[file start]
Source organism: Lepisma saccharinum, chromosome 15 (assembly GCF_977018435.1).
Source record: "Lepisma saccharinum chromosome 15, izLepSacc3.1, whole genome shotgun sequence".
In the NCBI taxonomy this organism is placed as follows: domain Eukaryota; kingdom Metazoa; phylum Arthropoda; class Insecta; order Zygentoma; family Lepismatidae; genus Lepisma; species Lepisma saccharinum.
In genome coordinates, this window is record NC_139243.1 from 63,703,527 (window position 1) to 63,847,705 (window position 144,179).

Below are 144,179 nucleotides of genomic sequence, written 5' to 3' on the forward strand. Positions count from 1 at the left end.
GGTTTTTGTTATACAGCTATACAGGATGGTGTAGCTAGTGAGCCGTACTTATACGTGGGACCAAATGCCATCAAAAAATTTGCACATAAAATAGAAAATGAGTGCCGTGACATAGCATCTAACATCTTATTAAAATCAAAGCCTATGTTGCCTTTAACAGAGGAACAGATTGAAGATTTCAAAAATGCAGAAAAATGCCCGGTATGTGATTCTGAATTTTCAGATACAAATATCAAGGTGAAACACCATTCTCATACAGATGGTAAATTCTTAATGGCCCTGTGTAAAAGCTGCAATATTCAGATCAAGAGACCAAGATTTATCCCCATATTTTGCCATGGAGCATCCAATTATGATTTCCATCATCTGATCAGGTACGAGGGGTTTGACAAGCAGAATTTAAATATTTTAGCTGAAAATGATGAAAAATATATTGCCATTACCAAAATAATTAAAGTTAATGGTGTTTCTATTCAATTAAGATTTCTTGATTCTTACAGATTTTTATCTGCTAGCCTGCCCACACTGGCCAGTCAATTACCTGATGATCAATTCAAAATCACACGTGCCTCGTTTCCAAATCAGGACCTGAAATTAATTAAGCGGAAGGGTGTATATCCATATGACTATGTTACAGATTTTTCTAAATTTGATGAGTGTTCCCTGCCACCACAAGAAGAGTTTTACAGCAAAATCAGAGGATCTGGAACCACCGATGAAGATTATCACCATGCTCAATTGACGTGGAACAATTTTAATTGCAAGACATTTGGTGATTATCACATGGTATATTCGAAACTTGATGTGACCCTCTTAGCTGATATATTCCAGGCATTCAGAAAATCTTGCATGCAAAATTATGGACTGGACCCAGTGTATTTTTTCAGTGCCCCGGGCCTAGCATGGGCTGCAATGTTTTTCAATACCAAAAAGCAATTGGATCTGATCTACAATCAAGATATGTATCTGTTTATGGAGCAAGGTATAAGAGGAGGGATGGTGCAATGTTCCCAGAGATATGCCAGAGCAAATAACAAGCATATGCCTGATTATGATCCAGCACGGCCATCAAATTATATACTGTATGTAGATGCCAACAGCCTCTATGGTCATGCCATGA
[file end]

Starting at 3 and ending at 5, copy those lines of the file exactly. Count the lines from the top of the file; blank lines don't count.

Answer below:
In the NCBI taxonomy this organism is placed as follows: domain Eukaryota; kingdom Metazoa; phylum Arthropoda; class Insecta; order Zygentoma; family Lepismatidae; genus Lepisma; species Lepisma saccharinum.
In genome coordinates, this window is record NC_139243.1 from 63,703,527 (window position 1) to 63,847,705 (window position 144,179).

Below are 144,179 nucleotides of genomic sequence, written 5' to 3' on the forward strand. Positions count from 1 at the left end.